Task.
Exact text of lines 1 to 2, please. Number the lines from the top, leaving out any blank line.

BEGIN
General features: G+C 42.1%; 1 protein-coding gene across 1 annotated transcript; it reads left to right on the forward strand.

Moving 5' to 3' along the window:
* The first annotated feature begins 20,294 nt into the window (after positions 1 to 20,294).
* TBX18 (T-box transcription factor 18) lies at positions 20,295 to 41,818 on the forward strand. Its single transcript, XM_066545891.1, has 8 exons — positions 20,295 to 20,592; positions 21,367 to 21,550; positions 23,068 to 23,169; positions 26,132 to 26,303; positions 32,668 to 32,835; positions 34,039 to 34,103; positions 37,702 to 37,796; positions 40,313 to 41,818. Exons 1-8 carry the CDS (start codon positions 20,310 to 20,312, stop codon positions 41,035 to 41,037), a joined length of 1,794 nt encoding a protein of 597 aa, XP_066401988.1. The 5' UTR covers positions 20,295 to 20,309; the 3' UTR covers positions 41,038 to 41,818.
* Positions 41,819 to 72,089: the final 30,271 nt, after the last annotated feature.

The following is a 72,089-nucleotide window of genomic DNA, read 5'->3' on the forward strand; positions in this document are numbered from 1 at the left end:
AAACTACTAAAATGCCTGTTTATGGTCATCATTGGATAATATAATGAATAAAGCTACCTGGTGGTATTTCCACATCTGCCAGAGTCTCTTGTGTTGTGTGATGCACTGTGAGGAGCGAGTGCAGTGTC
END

General features: G+C 42.1%; 1 protein-coding gene across 1 annotated transcript; it reads left to right on the forward strand.

Moving 5' to 3' along the window: